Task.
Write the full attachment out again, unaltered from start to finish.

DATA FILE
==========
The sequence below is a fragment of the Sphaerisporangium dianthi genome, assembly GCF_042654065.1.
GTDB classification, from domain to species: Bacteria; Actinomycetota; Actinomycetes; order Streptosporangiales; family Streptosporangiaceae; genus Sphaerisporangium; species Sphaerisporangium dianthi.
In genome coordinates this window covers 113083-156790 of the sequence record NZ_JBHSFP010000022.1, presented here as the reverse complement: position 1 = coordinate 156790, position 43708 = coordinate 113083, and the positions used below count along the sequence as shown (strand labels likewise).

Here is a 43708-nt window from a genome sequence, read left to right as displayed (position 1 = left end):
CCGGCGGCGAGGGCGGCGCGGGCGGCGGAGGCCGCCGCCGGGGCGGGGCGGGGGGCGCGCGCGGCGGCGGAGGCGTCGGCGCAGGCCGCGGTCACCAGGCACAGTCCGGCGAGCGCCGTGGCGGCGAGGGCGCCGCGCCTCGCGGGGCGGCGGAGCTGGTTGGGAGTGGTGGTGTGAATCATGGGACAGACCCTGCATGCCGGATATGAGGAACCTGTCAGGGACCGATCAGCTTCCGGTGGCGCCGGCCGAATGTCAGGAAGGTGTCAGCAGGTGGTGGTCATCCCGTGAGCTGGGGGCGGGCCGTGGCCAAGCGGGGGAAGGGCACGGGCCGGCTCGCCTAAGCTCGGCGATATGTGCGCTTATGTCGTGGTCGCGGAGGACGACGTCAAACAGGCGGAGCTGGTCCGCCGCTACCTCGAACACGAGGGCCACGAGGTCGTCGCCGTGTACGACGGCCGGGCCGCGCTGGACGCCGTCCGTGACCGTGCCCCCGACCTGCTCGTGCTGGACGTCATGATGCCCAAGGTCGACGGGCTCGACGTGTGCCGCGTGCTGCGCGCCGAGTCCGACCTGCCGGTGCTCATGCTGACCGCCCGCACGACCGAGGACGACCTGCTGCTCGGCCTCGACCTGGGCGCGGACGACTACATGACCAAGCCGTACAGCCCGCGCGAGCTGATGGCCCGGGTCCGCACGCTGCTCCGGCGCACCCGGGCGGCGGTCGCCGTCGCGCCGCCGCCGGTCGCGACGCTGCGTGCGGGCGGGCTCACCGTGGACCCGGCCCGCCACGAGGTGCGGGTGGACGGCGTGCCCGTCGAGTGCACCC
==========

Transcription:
The sequence below is a fragment of the Sphaerisporangium dianthi genome, assembly GCF_042654065.1.
GTDB classification, from domain to species: Bacteria; Actinomycetota; Actinomycetes; order Streptosporangiales; family Streptosporangiaceae; genus Sphaerisporangium; species Sphaerisporangium dianthi.
In genome coordinates this window covers 113083-156790 of the sequence record NZ_JBHSFP010000022.1, presented here as the reverse complement: position 1 = coordinate 156790, position 43708 = coordinate 113083, and the positions used below count along the sequence as shown (strand labels likewise).

Here is a 43708-nt window from a genome sequence, read left to right as displayed (position 1 = left end):
CCGGCGGCGAGGGCGGCGCGGGCGGCGGAGGCCGCCGCCGGGGCGGGGCGGGGGGCGCGCGCGGCGGCGGAGGCGTCGGCGCAGGCCGCGGTCACCAGGCACAGTCCGGCGAGCGCCGTGGCGGCGAGGGCGCCGCGCCTCGCGGGGCGGCGGAGCTGGTTGGGAGTGGTGGTGTGAATCATGGGACAGACCCTGCATGCCGGATATGAGGAACCTGTCAGGGACCGATCAGCTTCCGGTGGCGCCGGCCGAATGTCAGGAAGGTGTCAGCAGGTGGTGGTCATCCCGTGAGCTGGGGGCGGGCCGTGGCCAAGCGGGGGAAGGGCACGGGCCGGCTCGCCTAAGCTCGGCGATATGTGCGCTTATGTCGTGGTCGCGGAGGACGACGTCAAACAGGCGGAGCTGGTCCGCCGCTACCTCGAACACGAGGGCCACGAGGTCGTCGCCGTGTACGACGGCCGGGCCGCGCTGGACGCCGTCCGTGACCGTGCCCCCGACCTGCTCGTGCTGGACGTCATGATGCCCAAGGTCGACGGGCTCGACGTGTGCCGCGTGCTGCGCGCCGAGTCCGACCTGCCGGTGCTCATGCTGACCGCCCGCACGACCGAGGACGACCTGCTGCTCGGCCTCGACCTGGGCGCGGACGACTACATGACCAAGCCGTACAGCCCGCGCGAGCTGATGGCCCGGGTCCGCACGCTGCTCCGGCGCACCCGGGCGGCGGTCGCCGTCGCGCCGCCGCCGGTCGCGACGCTGCGTGCGGGCGGGCTCACCGTGGACCCGGCCCGCCACGAGGTGCGGGTGGACGGCGTGCCCGTCGAGTGCACCC